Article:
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Harvesting yams in Yolηu country photo essay

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Harvesting yams in Yolηu country photo essay

20 Oct 2017

By Lily Withycombe and Andy Greenslade

The upcoming Midawarr | Harvest exhibition at the National Museum explores the plants of Yolŋu country in north-east Arnhem Land based on works by artists Mulkun Wirrpanda and John Wolseley.

Mulkun and her family introduced us to one of these plants – the ganguri or long yam – during a visit on country. This photo essay draws on Yolŋu cultural knowledge and western botanical information.

We are grateful to Mulkun Wirrpanda, Merrkiyawuy Ganambarr-Stubbs and Nyalung Munungurr for sharing their knowledge, skills, and food with us. The quotes in the images below are from Merrkiyawuy Ganambarr-Stubbs.

  • Hands displaying tubers
  • A group of people fossicking through bushland
  • A group of women fossicking through bushland
  • Two people inspecting tubers
  • A group of people fossicking through bushland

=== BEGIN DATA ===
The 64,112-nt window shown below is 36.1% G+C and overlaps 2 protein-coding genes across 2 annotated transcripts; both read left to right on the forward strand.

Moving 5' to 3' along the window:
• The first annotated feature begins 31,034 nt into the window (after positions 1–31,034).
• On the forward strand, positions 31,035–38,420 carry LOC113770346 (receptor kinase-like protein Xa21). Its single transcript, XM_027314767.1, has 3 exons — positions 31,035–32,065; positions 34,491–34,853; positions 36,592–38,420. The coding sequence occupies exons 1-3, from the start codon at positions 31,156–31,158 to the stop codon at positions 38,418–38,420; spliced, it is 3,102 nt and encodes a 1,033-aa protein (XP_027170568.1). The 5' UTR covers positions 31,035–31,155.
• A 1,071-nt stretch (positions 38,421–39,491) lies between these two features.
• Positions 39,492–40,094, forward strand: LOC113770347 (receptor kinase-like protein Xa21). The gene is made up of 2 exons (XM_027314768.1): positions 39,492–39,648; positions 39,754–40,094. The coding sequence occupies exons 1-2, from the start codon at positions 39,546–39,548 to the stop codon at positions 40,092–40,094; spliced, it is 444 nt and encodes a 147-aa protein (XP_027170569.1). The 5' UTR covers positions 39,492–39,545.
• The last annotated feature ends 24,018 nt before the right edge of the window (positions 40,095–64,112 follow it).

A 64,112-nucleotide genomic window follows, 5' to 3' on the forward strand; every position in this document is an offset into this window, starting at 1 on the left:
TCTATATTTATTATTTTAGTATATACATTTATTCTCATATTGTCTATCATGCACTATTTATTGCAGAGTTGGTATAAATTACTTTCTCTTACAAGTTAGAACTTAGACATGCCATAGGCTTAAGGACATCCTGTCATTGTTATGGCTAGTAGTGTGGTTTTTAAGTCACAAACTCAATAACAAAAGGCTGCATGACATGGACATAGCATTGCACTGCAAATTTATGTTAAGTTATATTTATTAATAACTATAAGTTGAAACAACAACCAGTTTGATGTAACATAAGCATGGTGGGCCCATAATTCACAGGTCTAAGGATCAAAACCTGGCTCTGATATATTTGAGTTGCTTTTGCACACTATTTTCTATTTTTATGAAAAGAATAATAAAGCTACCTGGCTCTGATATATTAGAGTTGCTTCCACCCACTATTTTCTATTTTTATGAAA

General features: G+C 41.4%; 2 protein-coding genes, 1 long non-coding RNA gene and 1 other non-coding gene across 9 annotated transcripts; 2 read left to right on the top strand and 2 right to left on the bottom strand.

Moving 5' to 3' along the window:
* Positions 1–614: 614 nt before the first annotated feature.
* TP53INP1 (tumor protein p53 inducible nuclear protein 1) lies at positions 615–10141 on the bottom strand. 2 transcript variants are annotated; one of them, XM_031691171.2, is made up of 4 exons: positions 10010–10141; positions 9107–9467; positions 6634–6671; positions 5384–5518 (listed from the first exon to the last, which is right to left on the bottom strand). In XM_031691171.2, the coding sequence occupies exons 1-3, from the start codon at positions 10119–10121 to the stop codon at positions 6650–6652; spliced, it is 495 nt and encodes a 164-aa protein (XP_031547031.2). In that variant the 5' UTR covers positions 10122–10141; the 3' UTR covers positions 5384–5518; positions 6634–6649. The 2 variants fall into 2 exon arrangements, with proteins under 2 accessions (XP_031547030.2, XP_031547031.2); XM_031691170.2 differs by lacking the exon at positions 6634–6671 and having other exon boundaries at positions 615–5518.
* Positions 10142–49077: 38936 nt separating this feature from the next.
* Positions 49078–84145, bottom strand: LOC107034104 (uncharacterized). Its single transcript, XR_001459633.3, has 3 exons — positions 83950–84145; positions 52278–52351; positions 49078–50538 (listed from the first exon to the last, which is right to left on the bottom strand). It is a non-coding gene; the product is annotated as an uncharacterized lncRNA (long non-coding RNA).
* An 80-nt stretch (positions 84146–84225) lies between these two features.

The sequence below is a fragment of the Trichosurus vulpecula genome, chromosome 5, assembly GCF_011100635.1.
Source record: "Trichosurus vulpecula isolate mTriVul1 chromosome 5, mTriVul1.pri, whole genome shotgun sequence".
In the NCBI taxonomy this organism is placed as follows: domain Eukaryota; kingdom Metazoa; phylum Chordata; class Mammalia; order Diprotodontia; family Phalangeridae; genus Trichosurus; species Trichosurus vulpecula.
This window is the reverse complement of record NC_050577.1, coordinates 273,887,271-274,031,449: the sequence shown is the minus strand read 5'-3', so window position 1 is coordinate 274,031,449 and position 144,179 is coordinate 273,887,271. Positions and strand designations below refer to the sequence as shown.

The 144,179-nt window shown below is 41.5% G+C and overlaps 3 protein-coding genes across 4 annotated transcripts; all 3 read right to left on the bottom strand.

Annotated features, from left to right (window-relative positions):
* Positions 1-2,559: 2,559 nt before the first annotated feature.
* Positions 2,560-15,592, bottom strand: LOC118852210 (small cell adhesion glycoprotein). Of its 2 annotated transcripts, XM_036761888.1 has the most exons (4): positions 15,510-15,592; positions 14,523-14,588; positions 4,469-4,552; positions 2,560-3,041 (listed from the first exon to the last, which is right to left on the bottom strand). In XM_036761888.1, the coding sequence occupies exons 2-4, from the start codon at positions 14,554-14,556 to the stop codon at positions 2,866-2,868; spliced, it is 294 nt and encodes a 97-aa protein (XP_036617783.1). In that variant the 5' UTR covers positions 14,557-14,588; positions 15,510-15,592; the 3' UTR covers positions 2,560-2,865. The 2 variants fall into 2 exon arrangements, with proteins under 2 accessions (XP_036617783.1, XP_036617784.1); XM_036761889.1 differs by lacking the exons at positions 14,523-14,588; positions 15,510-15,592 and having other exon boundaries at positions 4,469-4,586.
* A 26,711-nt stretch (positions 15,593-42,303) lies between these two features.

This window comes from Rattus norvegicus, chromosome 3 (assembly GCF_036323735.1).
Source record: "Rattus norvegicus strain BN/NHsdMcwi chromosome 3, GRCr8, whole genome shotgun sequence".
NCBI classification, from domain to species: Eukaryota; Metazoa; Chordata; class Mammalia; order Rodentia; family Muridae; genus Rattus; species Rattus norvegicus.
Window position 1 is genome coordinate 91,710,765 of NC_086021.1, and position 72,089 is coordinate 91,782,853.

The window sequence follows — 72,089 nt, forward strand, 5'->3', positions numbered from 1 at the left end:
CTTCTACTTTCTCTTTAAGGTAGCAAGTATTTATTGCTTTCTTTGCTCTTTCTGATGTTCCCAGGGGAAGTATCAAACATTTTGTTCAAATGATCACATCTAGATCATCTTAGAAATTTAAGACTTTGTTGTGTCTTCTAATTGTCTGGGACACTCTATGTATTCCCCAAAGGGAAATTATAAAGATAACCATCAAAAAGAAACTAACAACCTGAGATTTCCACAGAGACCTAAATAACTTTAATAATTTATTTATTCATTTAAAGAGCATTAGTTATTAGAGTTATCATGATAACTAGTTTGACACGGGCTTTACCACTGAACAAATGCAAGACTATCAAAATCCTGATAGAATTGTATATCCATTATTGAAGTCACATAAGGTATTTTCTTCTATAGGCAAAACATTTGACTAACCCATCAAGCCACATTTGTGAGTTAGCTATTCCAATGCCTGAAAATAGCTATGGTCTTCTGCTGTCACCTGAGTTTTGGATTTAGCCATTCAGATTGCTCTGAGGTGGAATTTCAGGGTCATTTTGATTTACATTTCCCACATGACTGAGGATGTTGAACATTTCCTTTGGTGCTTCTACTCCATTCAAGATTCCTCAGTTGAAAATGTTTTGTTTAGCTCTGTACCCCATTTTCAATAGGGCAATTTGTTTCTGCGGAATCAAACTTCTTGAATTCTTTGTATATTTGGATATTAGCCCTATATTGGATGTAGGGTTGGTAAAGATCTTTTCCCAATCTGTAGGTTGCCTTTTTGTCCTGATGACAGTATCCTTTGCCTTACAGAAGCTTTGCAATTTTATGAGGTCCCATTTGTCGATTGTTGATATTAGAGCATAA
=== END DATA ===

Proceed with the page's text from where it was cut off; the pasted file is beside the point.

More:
• Unidentified person digging a hole in the ground
  • One woman standing and one woman sitting on the ground in bushland
  • Three women sitting on the ground inbetween a fire and a large piece of bark displaying a pile of tubers
  • An unidentified person wielding a stick above a row of tubers sitting on top of  piece of bark
  • A hand displaying tubers
  • Bushland
  • A woman sitting and a man lying beside artworks

Mulkun and John have met at midawarr and other times in the past five years to research and document the many useful and delicious plants which, for centuries, have sustained communities in this unique part of the continent.

Their collaboration resulted in the body of artworks going on show in Midawarr | Harvest, at the National Museum in Canberra from 24 November 2017.

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